VIDEO: Discovering the New Dominica


By Alexander Britell and Guy Britton

DOMINICA – It’s the brightest hour of the late afternoon and everyone is in the water, looking out at stunning green mountains and blue sea.

We’re all at the new infinity pool at the Fort Young Hotel in Roseau, some under the water, some in the corner hot tub, all admiring what has quietly — and suddenly — become one of the most spectacular settings in the Caribbean.

Sitting here, sipping rum, looking out at the almost intimidating natural beauty, you don’t even think about what happened here an autumn ago, about how an island changed forever.

Dominica has not forgotten the storms – and it never will. But here, almost a year later, it is beginning to be reborn.

The market in Roseau.

The heartbeat of Dominica’s recovery is here in Roseau, where, walking the bustling streets, you’d have to squint to see signs of Irma. The market is full, the sidewalks jammed, the coffee cups clacking at Le Petit Paris, an abundant ambience of industry and purpose all over the city. The bars are back, from the spiced rums of the Ruins Rock to the local drinks of the Hi-Rise Beach Bar.

A world of local spiced rum at the Ruins Rock.

But everything seems to come back to that pool.

This isn’t what you think of when you think of Dominica. At least it didn’t used to be.

It’s ultra-modern, hip, chic. It’s got a different energy.

The Fort Young, long the largest hotel in Dominica, was the first to reopen this year, itself reborn, led by the pool, a redone seafront restaurant, a new dive shop and a waterside check-in.

The hotel is in the midst of a dramatic re-imagination, one that will conclude with a totally re-conceived and expanded hotel that will be unlike anything the island has seen before.

But if the already-present changes look familiar, they should.

The natural beauty hasn’t changed.

They’re the brainchild of Fort Young managing director Gregor Nassief, best known as the owner of Dominica’s now-world-renowned Secret Bay luxury eco resort, which closed last year and will reopen with its own new look in November.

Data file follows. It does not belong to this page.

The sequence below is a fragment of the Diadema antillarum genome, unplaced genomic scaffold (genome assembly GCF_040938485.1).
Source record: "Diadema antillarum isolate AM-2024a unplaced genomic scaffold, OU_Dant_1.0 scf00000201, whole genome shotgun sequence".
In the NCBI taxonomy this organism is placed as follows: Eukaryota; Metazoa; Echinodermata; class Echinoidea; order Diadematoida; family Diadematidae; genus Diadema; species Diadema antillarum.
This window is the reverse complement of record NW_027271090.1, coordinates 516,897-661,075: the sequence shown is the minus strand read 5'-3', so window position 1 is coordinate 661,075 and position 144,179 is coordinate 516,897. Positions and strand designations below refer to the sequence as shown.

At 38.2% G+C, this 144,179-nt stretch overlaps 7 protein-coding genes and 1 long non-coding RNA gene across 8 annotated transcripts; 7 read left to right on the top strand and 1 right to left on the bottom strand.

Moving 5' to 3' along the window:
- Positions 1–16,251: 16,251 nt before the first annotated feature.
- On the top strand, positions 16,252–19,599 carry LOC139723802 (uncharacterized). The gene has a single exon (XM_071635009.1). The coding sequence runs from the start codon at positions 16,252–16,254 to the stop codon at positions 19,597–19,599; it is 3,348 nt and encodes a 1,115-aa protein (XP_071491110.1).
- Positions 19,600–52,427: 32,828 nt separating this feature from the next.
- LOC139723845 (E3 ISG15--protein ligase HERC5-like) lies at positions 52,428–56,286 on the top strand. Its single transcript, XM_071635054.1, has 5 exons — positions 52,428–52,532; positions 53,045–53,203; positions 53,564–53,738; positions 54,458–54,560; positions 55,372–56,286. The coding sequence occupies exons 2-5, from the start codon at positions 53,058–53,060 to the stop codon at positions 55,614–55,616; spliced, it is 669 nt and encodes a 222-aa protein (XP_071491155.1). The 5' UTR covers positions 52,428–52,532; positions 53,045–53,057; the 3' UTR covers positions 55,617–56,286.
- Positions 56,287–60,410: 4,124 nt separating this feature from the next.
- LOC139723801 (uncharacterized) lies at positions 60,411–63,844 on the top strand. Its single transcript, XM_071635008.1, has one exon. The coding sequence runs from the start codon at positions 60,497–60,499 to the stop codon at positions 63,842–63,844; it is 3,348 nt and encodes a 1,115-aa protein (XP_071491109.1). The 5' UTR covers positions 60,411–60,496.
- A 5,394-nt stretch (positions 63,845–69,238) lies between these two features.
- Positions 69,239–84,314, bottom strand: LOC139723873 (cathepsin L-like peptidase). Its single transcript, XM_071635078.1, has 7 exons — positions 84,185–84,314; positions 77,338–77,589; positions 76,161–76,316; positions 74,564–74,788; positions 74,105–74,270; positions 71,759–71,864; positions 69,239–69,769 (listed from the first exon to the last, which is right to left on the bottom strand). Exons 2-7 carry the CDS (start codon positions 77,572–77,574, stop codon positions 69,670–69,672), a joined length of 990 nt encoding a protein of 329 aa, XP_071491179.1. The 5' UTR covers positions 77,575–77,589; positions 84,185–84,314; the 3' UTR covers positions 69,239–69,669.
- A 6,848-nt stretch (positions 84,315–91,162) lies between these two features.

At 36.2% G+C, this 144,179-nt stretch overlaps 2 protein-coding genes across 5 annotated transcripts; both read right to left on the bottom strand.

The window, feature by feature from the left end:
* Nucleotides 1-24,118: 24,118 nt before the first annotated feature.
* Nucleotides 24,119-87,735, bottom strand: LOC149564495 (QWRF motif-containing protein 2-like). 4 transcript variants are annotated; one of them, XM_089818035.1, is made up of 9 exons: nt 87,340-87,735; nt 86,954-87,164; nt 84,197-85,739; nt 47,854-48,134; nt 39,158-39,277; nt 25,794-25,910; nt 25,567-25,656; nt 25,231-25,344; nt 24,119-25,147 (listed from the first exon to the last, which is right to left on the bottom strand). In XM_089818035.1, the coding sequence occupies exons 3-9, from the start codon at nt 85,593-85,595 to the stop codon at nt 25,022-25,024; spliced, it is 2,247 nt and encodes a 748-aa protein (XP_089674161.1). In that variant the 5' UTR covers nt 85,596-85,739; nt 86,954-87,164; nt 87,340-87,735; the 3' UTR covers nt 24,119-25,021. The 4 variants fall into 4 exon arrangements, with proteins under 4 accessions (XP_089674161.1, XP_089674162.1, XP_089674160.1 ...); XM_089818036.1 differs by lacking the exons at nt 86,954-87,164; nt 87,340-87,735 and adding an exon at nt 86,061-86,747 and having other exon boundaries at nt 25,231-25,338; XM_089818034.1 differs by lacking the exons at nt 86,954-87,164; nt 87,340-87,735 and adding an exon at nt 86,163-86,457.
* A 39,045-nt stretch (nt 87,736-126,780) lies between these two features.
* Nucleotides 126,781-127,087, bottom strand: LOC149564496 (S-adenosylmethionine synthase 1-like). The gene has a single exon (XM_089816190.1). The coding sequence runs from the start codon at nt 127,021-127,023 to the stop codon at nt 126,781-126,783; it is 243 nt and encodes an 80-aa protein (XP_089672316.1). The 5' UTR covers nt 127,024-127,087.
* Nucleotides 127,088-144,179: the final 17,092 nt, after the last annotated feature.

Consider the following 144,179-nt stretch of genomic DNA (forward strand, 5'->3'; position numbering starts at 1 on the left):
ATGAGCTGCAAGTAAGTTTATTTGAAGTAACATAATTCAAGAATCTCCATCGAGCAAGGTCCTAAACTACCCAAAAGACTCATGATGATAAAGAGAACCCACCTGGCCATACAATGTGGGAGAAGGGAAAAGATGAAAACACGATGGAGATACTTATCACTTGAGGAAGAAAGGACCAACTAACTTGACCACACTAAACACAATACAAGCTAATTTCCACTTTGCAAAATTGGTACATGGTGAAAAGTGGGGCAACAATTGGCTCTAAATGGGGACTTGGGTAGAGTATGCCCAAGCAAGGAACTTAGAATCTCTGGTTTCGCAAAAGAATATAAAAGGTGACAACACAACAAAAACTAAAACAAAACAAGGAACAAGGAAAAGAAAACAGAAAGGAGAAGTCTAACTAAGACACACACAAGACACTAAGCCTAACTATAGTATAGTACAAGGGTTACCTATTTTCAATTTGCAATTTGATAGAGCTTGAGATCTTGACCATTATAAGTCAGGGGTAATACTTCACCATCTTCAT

And Nassief has taken the kinds of forward-thinking design touches from Secret Bay, blending local construction and international, contemporary looks, and begun to bring them to the Fort Young.

It’s the kind of hotel that could be a game-changer for the island, shifting tourism energy to the capital and even bringing new kinds of travelers to an island that needs them.

The hotel’s terrific Palisades restaurant has become the place to eat on the island — including a weekly Friday dinner that’s extremely popular with locals.

Nobody knows better than Nassief about the transformational power of a hotel for the island.

And just as Secret Bay redefined Dominica as a luxury destination, the new Fort Young could in its own way redefine Dominica as a destination, period. At least that’s how it feels.

It feels fresh, it feels different, and it feels like the beginning of a new Dominica.

Because while Dominica has changed in some ways, its natural beauty hasn’t — and it’s ready for travelers looking for the beauty, for the wonder, for the adventure that always made Dominica such a bucket-list destination.

Yes, you can still snorkel at Champagne Reef, and hike to Trafalgar Falls, and go whale watching. You can still find undiscovered black-sand beaches and meet some of the friendliest people you’ll ever encounter.

It is a new Dominica. But it is still very much Dominica.

Almost one year later, the island is as spectacularly beautiful and as enjoyable as it has ever been,” Nassief tells Caribbean Journal. “There is no denying that it has been a hard year for many, and the recovery continues, but the spirit of the people and their progress is astounding.  The rebirth and regrowth of our forests is unbelievable, the fact that our world-renown dive sites are for the most part untouched is a blessing, and our unique, secluded black-and-white sand beaches and exotic nature trails are yearning for foot prints.  Most of all, our friendly and sincere people, grateful for life after Maria, want and need tourism to return.  Our island is longing to be rediscovered.”

See more in the latest CJ Video.

— CJ


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